The fundamental issue here is the competitiveness of future U.S. tax policy in the global competition for capital. Unlike the U.S., where tax policy could still become either better or worse, West Germany is the only major country that has clearly moved toward greater supply-side incentives this January. The marginal tax rate on a German couple with an income of about $60,000 will drop to about 35% from last year's rate of 50%. Meanwhile, Japan's new 3% VAT which, together with the 1989 2% tax on securities transactions, has seriously damaged Japan's economy, financial markets and currency.

As an IMF study points out, "tax considerations create a significant incentive for short-term capital flows and. these flows may change the real rate of interest or the path of the real exchange rate." An Economist (Jan. 13) survey of eight big portfolio managers finds them recommending a huge 8.3% of equity investments in West Germany, on average, compared with a neutral rating (based on market capitalization) of only 3.7%. By January 9, the dollar value of the German stock market was already up 46.3% from the end of 1988, compared with 27.5% in the U.S., and only 8.3% in Japan. As the IMF study notes, such a short-term capital inflow could either reduce Germany's real interest rates or increase the real exchange rate. The Bundesbank, though, has been leaning toward the mistake the Volcker Fed made in 1982 -- keeping money very tight in the misguided belief that real growth (rather than nominal spending) is the source of inflation. With 3-month interest rates up to about 8.3% and 3-month inflation down to 1.9%, real interest rates of roughly 6.4% on German cash look unsustainably steep.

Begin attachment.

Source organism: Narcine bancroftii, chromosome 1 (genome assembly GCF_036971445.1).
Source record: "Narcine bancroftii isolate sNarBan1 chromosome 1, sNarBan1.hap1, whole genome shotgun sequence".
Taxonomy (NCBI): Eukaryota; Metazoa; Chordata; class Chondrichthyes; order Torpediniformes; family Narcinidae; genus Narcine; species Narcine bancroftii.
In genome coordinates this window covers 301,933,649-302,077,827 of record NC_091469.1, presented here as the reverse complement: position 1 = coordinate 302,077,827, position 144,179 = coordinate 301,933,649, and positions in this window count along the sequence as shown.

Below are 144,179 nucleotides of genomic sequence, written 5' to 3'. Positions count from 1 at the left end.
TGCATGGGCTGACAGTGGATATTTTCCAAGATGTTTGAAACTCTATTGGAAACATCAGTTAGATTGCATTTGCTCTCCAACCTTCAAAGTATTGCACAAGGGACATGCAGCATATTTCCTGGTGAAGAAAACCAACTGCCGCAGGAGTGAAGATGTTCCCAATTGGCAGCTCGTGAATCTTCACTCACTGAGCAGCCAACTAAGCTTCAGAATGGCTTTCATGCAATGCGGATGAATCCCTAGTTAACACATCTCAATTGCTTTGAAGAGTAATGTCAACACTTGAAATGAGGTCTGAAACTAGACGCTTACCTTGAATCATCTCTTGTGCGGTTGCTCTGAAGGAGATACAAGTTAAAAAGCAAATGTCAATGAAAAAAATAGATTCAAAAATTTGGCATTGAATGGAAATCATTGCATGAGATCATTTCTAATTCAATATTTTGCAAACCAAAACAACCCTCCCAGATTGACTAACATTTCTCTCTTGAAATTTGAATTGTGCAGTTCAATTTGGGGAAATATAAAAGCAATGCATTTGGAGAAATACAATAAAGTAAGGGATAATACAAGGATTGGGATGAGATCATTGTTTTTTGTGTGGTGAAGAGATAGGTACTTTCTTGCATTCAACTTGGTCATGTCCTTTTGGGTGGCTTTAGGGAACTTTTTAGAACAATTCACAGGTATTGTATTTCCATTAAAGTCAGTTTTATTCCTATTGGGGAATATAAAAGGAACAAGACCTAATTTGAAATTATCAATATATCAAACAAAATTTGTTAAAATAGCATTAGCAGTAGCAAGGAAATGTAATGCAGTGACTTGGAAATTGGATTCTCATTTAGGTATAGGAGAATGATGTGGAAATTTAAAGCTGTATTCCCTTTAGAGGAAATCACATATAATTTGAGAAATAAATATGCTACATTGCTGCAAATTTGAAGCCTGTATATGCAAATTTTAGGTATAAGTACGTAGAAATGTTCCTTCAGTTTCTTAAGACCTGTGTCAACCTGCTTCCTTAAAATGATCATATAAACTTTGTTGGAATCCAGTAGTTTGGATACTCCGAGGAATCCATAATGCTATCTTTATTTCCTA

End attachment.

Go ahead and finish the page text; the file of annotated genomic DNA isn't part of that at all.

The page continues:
The recent fad of buying German equities is usually attributed to some euphoric expectations about instant capitalism in Eastern Europe, rather than to West Germany's supply-side reform. Yet the immediate effect of Eastern immigration has been to raise West Germany's unemployment to 7.8%, the Eastern Europeans could only "buy" Western machinery with bad loans or gifts, and the dream of integrating even the Western portion of Europe faces formidable obstacles. If the strength of German stocks and the D-mark was really dependent on the spread of perestroika, rather than on improved domestic tax policy, Gorbachev's troubles in Lithuania would have provoked a flight from West German securities.